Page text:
My other moment wandering the streets was seeing a bored street vendor (nobody knows how to look bored like an Israeli street vendor) and he sees an elderly man getting into a cab. He rushes over, helps him get into the cab and then resumes his bored position.
That evening we went to Nagalat, a restaurant that is totally in the dark and where the waiters are blind. They make you put your cell phones and even watches in a lock box during dinner. We were led into a world of darkness, where we had to be led to our chairs and coached on how to pour a glass of water and how to eat. It was an extraordinary experience, not knowing if you were going to taste anything on your fork when you put it in your mouth as you didn't really know if you stabbed any food, learning how to pour water with your finger as a measure so you wouldn't spill. The experience was a gift and we have heightened appreciation for those without sight.
The Serious Stuff
He started speaking about Prime Minister Netanyahu. He said that his strengths lie in his ability to project calmness and control. The economy is strong, the shekel is strong and the country is going from strength to strength. He said his weaknesses revolve around the West Bank and Gaza and that he waffles and isn't consistent from one period to the next. He also said that Netanyahu is in a tough position as his coalition party is delicate and he doesn't want to anger the different factions within his own party which might lead to destabilizing the government. Gee.. this sounds familiar doesn't it? Exactly what's going on in the States.
He said that the issue of peace is of much more of a priority to Americans and American Jews than it is to Israelis. They would like peace but it just isn't in their range of expectations any longer. They talk about the latest dialogues for a few minutes and then turn to issues that affect their daily lives.
So what are Israelis concerned with? The two top issues of concern are the economy and the Haredim (the religious community).
The economy is doing very well, but there are still great divides between those with good incomes and those with with minimal wages. One of the ironic unintended consequences of overseas support for Israel is that Americans and other wealthy Jews from around the world come and buy apartments in Tel Aviv and Jerusalem, driving up the prices so that it is hard for locals to afford in town homes. The cost of housing is competitive with the more expensive cities in the States.
The issue with the Haredim is complicated. Aluf spoke at length about it and then we went to visit a job training program sponsored by the American Jewish Joint Distribution Committee (JDC or the Joint) where we had a chance to sit with three young Haredi men. I apologize in advance for misinterpreting the situation, if I have.
Side note- All Israeli youth are required to serve in the army, however to date the Haredim have been exempt from serving. Those that do, are given non-combat service, which is sort of like a domestic peace corps. Whereas such programs in the states are run out of non-profits or non-military departments of the government in the US, here in Israel they are run as part of the army.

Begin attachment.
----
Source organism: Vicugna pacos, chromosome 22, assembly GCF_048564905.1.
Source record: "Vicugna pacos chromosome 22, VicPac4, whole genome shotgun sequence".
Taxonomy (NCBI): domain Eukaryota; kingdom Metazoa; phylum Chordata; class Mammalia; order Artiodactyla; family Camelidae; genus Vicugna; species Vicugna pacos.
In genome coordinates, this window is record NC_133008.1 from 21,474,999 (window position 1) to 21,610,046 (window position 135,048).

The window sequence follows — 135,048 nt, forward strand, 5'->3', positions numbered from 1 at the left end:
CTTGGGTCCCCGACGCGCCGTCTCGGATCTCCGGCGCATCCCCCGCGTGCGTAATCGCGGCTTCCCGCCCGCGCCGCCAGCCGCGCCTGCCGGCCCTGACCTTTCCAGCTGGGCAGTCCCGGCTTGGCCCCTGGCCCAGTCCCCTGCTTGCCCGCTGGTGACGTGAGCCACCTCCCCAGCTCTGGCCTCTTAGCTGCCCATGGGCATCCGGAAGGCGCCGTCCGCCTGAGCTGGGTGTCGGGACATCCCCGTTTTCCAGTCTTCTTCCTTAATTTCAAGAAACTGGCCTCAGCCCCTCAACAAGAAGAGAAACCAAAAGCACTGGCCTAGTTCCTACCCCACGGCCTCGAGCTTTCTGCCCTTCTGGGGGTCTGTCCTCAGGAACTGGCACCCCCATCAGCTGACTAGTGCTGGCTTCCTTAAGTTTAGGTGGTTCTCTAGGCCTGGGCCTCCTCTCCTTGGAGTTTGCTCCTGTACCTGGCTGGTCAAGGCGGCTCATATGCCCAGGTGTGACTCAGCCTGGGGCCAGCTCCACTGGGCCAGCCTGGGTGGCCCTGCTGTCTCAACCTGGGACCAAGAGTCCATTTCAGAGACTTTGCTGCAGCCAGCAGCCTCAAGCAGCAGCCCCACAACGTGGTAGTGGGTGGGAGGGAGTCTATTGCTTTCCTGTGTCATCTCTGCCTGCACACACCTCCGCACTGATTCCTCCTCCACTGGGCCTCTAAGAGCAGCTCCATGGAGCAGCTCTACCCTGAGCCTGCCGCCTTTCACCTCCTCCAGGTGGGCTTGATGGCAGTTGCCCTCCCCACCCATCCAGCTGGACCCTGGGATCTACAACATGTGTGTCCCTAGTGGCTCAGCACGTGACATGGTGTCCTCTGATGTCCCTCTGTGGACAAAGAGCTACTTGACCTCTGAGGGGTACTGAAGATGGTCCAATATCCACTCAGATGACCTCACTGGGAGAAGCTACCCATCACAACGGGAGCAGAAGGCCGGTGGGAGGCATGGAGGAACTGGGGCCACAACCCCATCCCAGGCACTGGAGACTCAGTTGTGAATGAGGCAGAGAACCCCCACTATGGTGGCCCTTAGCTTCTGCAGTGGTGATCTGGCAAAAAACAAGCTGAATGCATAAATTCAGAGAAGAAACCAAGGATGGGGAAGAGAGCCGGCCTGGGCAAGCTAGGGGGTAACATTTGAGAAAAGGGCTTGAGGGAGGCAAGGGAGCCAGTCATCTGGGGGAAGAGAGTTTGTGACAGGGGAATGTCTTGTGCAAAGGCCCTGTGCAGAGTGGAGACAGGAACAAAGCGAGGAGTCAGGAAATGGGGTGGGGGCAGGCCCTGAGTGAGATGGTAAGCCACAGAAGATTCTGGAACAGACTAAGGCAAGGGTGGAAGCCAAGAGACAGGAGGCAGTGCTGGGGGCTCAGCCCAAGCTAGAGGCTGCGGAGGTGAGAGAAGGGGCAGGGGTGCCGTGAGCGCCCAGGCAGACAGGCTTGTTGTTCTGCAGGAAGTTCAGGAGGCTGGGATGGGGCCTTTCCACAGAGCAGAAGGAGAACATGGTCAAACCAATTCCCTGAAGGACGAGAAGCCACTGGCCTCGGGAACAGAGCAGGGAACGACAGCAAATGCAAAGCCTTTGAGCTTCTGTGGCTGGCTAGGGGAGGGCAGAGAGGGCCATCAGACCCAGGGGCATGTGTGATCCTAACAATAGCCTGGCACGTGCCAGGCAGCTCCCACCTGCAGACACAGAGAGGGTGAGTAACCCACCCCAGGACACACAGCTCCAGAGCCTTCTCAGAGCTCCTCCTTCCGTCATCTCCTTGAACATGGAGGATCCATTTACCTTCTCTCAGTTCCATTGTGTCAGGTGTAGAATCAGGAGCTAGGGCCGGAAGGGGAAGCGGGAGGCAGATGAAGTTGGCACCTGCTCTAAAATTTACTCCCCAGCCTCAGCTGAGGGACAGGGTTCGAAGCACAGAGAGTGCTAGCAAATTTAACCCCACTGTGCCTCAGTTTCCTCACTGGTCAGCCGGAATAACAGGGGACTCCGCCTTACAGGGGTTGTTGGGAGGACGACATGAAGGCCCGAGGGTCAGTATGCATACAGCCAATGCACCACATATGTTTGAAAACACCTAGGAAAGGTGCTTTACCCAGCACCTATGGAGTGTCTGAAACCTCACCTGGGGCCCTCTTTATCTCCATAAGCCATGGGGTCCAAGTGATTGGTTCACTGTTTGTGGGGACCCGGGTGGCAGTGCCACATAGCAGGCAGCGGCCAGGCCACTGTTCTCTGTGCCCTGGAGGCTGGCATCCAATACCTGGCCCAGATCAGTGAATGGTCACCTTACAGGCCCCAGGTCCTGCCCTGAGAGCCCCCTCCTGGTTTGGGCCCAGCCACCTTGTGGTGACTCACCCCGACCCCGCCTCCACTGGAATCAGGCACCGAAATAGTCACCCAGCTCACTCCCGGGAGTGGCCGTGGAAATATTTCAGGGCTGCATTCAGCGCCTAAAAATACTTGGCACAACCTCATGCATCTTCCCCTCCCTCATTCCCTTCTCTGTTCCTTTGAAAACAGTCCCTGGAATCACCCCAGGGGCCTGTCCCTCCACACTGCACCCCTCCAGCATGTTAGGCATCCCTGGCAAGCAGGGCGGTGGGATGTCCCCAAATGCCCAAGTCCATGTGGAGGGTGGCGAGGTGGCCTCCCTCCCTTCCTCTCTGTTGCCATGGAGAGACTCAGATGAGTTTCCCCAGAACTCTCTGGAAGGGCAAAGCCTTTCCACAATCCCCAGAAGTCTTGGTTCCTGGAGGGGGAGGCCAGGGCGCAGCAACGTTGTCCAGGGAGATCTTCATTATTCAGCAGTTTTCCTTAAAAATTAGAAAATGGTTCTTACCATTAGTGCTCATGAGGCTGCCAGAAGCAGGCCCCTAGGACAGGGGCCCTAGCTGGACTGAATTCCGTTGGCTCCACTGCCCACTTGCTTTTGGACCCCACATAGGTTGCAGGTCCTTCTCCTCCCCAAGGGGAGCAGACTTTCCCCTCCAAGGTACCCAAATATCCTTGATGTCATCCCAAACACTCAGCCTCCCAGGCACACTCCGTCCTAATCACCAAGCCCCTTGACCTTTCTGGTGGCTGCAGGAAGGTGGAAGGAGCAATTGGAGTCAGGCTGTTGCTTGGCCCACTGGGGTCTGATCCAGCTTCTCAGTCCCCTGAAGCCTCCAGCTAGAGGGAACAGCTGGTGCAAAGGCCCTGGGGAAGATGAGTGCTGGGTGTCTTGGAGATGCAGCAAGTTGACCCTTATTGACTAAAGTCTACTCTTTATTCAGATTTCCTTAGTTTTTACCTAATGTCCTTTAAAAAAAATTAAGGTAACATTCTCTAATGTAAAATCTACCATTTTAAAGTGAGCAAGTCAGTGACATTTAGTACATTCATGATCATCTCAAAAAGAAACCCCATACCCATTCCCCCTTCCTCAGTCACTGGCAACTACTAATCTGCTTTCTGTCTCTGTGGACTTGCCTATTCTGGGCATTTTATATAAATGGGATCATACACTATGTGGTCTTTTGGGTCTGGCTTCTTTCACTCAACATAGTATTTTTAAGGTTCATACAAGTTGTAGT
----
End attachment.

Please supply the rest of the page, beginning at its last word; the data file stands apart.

The Haredim, the religious families, in Israel tend to have large families, 8-10 kids, and their world revolves around family and study of the Torah. They receive a stipend from the government to support this study. The problem is that the stipend can not adequately support the family and there is increasing resentment from non-Haredi Israelis that they are subsidizing the living of those who don't work and who won't serve in the army.
The Haredim want to preserve the old ways and feel that if they interact with secular Jews that they might lose their young people through temptation or that their Judaism might somehow be watered down.
There are those, however, who do not want to live in poverty and who want a better life for their children. The critical problem is that the education that the Haredim receive is not competitive in the Israeli market place as they are not taught English, math and science. There are now efforts afoot to create learning environments where this can be provided for Haredi youth. This is very controversial. Indeed, the three young men we met with disagreed among themselves as to what the best path is.
There are now young Haredi men who do serve in non-combat units in the army, who leave home in the morning and return at night with no one knowing that during the day they are switching out their black coats for an IDF uniform. This provides them pathways to not only skill development but to better jobs on completion of army service.
The whole situation is extraordinary. I can't help but wish that the Haredim would view working within the mainstream of society as an opportunity to share their experiences and bring others closer to Judaism. Separation only creates more separation.
From current days to ancient times.. I leave you with photos from our visit to Petra, Jordan!